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I’ve been to a few concerts at this theater, and you can tell it started life as a movie theater, and I beleive they still sometimes (infrequently) show movies. The people who manage/own the Sellersville Theater 1894 also manage/own the Washington House Restaurant next door to it.
Here’s a short “tour” of the theater from the official website of the Sellersville Theater 1894:
I was lucky enough to have a friend’s wife (who at one time worked for this theater) give me a tour of it around 2003 when I beleive most renovations were done. The photo links while nice, do not do justice to the beauty of this theater when you are there in person!
I beleive the theater tried to contact as many of the original manufacturers of the equipment/fabrics/etc. as they could, and actually had a high level of success doing that. If I recall correctly, the rug in the lobby was reproduced from samples of the original rug by the company that originally manufactured it back in the 1930’s. The fabric covering the walls in the theater itself are made from crushed velvet dyed orange. The seats were very nice, and quite comfortable. The thing that stood out the most was the gold trim and the beautifully restored painted ceiling in the theater. Amazing. Even the lobby was gorgeously restored. Definitely a place to visit if you can, or go see a performance there.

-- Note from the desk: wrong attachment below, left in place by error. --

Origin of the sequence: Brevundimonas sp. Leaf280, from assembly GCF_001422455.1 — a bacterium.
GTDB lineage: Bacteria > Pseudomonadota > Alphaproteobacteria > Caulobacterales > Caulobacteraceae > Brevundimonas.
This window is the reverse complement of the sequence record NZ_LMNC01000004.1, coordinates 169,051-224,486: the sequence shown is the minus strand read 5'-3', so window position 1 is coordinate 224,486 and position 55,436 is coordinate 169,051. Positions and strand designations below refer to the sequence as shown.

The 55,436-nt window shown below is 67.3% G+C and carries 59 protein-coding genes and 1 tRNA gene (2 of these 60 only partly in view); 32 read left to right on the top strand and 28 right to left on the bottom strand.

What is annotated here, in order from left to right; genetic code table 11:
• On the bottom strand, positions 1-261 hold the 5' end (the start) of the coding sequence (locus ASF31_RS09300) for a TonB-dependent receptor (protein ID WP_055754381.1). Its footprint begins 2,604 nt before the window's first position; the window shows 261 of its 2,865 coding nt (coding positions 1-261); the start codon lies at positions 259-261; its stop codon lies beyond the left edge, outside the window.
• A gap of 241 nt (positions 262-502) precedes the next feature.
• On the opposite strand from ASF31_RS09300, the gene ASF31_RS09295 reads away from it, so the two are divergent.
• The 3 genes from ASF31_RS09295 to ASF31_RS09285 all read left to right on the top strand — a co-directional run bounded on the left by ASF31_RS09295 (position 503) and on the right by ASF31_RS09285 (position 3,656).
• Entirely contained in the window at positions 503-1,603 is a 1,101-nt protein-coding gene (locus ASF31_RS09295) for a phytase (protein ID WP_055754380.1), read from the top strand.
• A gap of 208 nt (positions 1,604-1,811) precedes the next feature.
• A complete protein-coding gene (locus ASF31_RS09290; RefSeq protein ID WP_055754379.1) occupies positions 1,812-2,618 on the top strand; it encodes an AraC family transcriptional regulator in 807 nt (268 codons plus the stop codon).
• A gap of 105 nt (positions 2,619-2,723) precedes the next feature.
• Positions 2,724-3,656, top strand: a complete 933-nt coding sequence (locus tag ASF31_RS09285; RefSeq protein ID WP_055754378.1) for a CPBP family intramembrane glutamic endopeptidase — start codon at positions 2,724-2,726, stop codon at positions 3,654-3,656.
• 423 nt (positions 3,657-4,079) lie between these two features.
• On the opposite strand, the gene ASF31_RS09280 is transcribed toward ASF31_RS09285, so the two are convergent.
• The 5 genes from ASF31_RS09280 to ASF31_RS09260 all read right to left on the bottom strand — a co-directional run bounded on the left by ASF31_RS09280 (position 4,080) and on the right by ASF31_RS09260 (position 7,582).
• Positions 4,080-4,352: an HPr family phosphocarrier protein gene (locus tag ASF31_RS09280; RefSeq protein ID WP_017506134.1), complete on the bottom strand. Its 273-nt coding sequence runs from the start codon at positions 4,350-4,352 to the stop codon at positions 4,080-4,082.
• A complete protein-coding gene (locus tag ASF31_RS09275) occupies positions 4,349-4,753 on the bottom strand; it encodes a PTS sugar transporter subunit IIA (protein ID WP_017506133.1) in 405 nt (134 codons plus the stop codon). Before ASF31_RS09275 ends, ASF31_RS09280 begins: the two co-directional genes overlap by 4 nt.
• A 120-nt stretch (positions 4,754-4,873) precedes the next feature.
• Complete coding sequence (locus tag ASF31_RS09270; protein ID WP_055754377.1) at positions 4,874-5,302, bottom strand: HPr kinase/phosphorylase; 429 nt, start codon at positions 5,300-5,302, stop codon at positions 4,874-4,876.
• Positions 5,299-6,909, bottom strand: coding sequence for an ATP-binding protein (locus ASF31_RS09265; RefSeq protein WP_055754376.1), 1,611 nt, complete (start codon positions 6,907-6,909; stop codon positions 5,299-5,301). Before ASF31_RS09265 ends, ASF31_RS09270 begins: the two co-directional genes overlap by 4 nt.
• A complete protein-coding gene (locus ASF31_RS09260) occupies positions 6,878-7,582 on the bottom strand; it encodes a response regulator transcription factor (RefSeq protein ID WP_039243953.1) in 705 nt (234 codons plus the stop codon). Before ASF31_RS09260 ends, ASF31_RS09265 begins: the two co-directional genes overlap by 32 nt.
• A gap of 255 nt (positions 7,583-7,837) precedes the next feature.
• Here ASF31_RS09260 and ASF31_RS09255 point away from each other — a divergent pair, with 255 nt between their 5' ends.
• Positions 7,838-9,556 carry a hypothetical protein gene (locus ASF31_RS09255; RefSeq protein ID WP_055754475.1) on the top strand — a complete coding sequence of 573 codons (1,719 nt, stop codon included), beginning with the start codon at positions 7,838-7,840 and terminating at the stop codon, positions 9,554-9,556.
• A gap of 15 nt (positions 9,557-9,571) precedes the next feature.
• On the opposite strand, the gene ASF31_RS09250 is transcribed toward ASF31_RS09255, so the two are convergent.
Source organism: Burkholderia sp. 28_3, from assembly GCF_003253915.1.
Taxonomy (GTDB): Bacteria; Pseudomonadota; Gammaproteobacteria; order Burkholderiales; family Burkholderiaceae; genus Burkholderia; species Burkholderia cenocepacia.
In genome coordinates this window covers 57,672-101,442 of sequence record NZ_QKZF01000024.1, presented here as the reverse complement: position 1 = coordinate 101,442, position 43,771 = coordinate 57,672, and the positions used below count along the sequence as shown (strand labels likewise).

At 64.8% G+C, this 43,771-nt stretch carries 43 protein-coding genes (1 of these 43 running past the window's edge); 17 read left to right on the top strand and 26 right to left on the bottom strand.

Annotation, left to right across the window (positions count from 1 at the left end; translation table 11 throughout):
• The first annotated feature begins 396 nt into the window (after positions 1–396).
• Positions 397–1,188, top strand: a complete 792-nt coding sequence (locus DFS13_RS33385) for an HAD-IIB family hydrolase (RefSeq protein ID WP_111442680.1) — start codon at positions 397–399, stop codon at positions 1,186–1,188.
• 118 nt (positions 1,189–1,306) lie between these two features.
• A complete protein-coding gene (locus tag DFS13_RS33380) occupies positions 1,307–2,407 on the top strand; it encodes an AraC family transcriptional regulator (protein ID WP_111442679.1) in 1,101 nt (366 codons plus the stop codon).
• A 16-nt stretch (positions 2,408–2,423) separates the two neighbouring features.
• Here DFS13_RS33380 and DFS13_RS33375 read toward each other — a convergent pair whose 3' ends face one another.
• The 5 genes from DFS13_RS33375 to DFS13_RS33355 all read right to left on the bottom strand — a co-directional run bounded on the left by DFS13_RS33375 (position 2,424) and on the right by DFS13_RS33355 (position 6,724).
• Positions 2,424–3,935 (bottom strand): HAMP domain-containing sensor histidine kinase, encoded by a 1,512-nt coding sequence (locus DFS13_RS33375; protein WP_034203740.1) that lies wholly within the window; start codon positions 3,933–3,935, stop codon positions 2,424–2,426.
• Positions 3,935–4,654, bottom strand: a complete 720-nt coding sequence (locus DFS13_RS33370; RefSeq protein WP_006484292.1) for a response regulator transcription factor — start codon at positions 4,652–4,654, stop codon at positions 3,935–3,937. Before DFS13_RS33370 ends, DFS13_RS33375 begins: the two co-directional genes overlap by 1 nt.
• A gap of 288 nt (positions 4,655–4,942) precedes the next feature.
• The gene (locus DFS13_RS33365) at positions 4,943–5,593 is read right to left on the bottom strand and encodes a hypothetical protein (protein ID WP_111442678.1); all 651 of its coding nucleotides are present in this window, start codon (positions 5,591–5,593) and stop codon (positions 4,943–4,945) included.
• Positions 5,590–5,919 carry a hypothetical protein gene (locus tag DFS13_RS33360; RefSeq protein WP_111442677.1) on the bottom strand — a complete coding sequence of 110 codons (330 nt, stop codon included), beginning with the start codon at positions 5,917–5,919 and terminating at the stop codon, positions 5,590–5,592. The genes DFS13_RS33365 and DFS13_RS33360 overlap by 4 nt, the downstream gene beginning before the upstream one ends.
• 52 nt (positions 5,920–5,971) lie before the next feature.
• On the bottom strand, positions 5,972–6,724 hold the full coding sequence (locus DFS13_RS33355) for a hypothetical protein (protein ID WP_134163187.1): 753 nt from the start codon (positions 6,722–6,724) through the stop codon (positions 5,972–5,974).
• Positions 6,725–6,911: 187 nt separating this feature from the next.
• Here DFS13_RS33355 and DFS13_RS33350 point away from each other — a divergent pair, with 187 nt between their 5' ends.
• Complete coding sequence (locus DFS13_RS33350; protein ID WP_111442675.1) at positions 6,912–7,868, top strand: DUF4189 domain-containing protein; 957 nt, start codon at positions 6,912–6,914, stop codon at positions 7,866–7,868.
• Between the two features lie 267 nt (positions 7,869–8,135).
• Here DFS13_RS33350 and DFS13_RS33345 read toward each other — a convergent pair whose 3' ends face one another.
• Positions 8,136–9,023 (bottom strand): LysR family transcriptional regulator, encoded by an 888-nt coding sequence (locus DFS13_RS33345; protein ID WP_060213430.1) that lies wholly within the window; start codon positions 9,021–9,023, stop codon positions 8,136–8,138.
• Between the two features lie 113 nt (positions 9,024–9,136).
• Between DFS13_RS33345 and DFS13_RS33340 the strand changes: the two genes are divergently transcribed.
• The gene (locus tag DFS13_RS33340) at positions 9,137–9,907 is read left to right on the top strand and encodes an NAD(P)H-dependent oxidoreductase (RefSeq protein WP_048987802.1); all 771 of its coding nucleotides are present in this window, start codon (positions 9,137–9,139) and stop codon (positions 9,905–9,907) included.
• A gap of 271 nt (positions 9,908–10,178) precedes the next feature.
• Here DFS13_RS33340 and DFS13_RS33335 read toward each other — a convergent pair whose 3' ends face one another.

I recall seeing some classic movies at the Merritt Theater, including Jaws, and the original Star Wars movie when it was one large theater. After they made it a two screen theater, it was not the same. It was definitely one of those neighborhood theaters.
I remember going to this drive in with my parents when I was a kid. I was probably only about 4 or 5 years old, maybe 6, so the year was probably 1971 or 1972.
My uncle’s construction company was in the same area as the drive-in. I remember the drive-in closed and my dad and I would drive past it to go to my uncle’s office. In my memory I can still see the tall gray metal wall with the letters PIX on it (it was probably the backside of the movie screen). I beleive when it was an operating theater, the PIX letters were made of red neon lights.